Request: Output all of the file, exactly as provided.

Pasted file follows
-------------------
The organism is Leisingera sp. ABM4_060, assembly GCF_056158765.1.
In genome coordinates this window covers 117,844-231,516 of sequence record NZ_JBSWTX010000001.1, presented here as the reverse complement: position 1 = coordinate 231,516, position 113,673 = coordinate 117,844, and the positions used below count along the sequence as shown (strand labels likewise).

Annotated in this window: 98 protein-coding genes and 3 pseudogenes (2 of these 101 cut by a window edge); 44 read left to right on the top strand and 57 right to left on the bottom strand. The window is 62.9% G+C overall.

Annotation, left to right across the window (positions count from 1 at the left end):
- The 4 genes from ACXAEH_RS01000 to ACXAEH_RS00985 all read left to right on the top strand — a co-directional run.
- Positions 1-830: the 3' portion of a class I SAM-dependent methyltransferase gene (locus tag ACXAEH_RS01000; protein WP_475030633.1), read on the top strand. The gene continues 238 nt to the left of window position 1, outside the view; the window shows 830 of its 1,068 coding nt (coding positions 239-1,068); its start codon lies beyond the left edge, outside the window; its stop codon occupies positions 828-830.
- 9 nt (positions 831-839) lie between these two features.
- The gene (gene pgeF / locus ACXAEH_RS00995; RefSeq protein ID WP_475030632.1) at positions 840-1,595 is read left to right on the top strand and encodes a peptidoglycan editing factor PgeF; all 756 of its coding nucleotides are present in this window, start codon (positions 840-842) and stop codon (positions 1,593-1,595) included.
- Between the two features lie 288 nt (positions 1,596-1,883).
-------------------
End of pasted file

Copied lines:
The organism is Leisingera sp. ABM4_060, assembly GCF_056158765.1.
In genome coordinates this window covers 117,844-231,516 of sequence record NZ_JBSWTX010000001.1, presented here as the reverse complement: position 1 = coordinate 231,516, position 113,673 = coordinate 117,844, and the positions used below count along the sequence as shown (strand labels likewise).

Annotated in this window: 98 protein-coding genes and 3 pseudogenes (2 of these 101 cut by a window edge); 44 read left to right on the top strand and 57 right to left on the bottom strand. The window is 62.9% G+C overall.

Annotation, left to right across the window (positions count from 1 at the left end):
- The 4 genes from ACXAEH_RS01000 to ACXAEH_RS00985 all read left to right on the top strand — a co-directional run.
- Positions 1-830: the 3' portion of a class I SAM-dependent methyltransferase gene (locus tag ACXAEH_RS01000; protein WP_475030633.1), read on the top strand. The gene continues 238 nt to the left of window position 1, outside the view; the window shows 830 of its 1,068 coding nt (coding positions 239-1,068); its start codon lies beyond the left edge, outside the window; its stop codon occupies positions 828-830.
- 9 nt (positions 831-839) lie between these two features.
- The gene (gene pgeF / locus ACXAEH_RS00995; RefSeq protein ID WP_475030632.1) at positions 840-1,595 is read left to right on the top strand and encodes a peptidoglycan editing factor PgeF; all 756 of its coding nucleotides are present in this window, start codon (positions 840-842) and stop codon (positions 1,593-1,595) included.
- Between the two features lie 288 nt (positions 1,596-1,883).